Trucking Industry Disproportionately Dependent on Drivers 45 Years of Age or Older


According to the American Transportation Research Institute (ATRI), “a challenging future” is in store for the trucking industry, as an aging workforce will likely further the driver shortage challenges.

ATRI today released a white paper that “highlights a challenging future for the trucking industry based on demographic data and a dramatic shift in the age of the industry’s driver workforce. The findings document implications for the ongoing driver shortage.”

The white paper states, that based on U.S. Census data, the trucking industry is “disproportionately dependent on employees 45 years of age or older” and many in the industry plan to retire in the next 10-20 years.

“The average age of our current driver workforce is 52 and we’re noticing fewer and fewer younger individuals applying for jobs in recent years,” said Keith Tuttle, Founder, Motor Carrier Service, Inc. and a member of ATRI’s Research Advisory Committee.  “If the industry doesn’t collectively figure out how to recruit younger drivers, we may not have anyone left to haul freight in the coming decades.  With more and more of the nation’s freight being hauled by trucks now and in the future, this is a piece of the puzzle we have to solve.”

“A variety of reports and anecdotal information confirm that the average age of truck drivers is older than the average age in many other sectors of the U.S. workforce,” ATRI’s white paper states.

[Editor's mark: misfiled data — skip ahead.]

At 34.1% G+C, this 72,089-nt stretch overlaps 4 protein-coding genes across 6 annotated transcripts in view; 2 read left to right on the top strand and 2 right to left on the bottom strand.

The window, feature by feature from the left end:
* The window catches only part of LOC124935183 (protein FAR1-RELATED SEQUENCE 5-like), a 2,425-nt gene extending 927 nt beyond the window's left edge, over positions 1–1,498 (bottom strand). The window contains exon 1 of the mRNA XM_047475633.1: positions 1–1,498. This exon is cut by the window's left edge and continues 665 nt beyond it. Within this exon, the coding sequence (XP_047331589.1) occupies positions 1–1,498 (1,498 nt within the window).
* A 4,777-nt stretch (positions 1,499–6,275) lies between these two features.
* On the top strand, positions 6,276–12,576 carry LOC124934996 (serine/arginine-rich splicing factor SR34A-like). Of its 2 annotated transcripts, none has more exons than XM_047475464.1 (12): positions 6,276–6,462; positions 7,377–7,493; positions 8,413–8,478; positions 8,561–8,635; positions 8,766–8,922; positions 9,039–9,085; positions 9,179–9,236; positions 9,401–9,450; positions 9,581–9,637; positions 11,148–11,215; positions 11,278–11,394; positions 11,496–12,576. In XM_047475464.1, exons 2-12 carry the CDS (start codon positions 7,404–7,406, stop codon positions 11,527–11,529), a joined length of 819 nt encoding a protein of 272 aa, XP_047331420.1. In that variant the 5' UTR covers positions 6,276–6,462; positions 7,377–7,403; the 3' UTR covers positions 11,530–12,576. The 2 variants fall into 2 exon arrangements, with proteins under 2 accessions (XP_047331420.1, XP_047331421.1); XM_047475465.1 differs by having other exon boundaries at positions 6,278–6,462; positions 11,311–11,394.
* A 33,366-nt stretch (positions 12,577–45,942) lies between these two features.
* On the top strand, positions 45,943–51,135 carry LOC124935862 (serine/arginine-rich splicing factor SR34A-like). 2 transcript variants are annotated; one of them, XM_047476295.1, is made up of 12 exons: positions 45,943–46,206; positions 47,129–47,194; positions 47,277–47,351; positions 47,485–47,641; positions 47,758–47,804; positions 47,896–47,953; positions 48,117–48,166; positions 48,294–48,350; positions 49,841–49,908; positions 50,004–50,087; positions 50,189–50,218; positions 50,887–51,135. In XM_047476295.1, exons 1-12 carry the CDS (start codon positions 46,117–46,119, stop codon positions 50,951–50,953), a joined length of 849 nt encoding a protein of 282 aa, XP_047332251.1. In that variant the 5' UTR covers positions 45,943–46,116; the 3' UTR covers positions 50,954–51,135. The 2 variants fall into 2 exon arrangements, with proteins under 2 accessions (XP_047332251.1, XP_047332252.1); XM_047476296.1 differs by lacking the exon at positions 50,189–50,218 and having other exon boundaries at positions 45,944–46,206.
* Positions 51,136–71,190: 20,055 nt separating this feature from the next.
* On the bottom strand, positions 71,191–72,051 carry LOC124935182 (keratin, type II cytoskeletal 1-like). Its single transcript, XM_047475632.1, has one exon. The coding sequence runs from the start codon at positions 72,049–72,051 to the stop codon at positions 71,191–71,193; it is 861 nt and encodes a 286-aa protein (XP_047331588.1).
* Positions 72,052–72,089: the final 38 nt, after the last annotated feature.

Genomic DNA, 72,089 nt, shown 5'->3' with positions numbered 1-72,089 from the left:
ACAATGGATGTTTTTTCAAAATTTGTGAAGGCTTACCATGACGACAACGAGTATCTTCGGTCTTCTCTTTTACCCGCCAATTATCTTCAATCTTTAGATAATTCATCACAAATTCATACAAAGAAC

To further complicate this matter, there has been a sharp decrease in young drivers entering the trucking industry over the past two decades, ATRI says.

The ATRI white paper states that the “single biggest obstacle” is attracting younger drivers to the industry and that the federal government currently requires prospective drivers to be 21 or older to obtain their CDL. “The resulting three-year post-high school gap precludes many from considering a career in truck driving,” ATRI states.

By 21, most have either entered into college, trade school or began work in another career or industry.

Article Written By: SADIE  from

A copy of the white paper is available from ATRI’s website at ATRI is the trucking industry’s 501(c)(3) not-for-profit research organization.  It is engaged in critical research relating to freight transportation’s essential role in maintaining a safe, secure and efficient transportation system.


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